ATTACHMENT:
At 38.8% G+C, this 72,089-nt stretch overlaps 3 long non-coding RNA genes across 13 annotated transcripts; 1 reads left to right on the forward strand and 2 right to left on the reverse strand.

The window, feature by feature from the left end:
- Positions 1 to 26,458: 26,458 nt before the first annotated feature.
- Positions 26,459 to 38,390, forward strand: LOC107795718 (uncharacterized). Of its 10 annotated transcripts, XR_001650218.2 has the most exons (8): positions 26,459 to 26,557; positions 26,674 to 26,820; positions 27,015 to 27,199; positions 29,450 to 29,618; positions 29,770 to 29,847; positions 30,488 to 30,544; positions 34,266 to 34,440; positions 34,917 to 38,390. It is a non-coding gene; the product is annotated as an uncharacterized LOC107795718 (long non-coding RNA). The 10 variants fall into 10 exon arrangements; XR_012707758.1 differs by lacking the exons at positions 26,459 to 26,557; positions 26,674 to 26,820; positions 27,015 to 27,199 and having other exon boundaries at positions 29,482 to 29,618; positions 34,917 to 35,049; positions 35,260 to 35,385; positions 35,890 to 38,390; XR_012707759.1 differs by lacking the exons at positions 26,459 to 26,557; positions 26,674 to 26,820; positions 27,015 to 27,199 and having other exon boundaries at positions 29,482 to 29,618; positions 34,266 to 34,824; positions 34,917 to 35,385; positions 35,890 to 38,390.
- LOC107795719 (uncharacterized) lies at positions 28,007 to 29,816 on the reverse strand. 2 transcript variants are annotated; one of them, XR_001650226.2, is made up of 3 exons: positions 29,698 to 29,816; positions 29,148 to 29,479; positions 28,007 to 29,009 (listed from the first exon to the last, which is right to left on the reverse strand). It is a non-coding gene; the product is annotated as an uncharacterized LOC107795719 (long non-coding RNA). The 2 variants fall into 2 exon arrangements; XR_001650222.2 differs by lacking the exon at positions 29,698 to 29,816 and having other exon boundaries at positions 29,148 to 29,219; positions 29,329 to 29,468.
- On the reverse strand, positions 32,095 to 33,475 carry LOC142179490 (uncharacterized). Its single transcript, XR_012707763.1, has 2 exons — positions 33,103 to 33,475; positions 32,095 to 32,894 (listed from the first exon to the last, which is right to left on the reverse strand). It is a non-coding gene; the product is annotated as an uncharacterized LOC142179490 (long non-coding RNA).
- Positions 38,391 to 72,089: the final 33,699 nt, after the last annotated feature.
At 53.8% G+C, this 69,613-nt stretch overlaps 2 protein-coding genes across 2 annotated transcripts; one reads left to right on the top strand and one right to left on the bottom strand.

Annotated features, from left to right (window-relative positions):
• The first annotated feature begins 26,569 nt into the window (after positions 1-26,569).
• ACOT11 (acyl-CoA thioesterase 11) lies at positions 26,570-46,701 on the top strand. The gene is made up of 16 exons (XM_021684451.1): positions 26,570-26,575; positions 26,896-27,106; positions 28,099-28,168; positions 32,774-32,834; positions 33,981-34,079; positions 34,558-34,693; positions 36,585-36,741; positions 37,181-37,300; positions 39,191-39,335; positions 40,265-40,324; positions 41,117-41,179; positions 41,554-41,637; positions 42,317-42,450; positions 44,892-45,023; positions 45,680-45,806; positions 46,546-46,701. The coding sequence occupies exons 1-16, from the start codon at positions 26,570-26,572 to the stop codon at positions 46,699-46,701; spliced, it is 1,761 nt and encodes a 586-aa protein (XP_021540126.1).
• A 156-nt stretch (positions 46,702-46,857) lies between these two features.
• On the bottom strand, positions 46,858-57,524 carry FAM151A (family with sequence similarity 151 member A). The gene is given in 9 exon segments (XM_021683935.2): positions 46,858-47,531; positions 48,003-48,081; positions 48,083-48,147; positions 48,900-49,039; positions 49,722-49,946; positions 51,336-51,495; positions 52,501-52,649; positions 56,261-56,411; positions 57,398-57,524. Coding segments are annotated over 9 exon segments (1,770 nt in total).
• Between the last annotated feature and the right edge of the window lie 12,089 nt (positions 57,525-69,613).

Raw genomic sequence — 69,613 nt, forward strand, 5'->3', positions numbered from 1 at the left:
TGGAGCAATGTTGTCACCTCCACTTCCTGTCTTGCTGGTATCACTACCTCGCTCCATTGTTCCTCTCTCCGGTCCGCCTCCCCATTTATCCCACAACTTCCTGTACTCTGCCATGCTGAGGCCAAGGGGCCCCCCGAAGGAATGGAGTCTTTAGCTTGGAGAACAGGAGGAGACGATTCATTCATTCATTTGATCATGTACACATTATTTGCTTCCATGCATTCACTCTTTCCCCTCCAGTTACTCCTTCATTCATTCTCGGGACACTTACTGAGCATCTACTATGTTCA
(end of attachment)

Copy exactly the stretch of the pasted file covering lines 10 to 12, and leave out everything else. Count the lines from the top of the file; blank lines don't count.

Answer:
• The first annotated feature begins 26,569 nt into the window (after positions 1-26,569).
• ACOT11 (acyl-CoA thioesterase 11) lies at positions 26,570-46,701 on the top strand. The gene is made up of 16 exons (XM_021684451.1): positions 26,570-26,575; positions 26,896-27,106; positions 28,099-28,168; positions 32,774-32,834; positions 33,981-34,079; positions 34,558-34,693; positions 36,585-36,741; positions 37,181-37,300; positions 39,191-39,335; positions 40,265-40,324; positions 41,117-41,179; positions 41,554-41,637; positions 42,317-42,450; positions 44,892-45,023; positions 45,680-45,806; positions 46,546-46,701. The coding sequence occupies exons 1-16, from the start codon at positions 26,570-26,572 to the stop codon at positions 46,699-46,701; spliced, it is 1,761 nt and encodes a 586-aa protein (XP_021540126.1).
• A 156-nt stretch (positions 46,702-46,857) lies between these two features.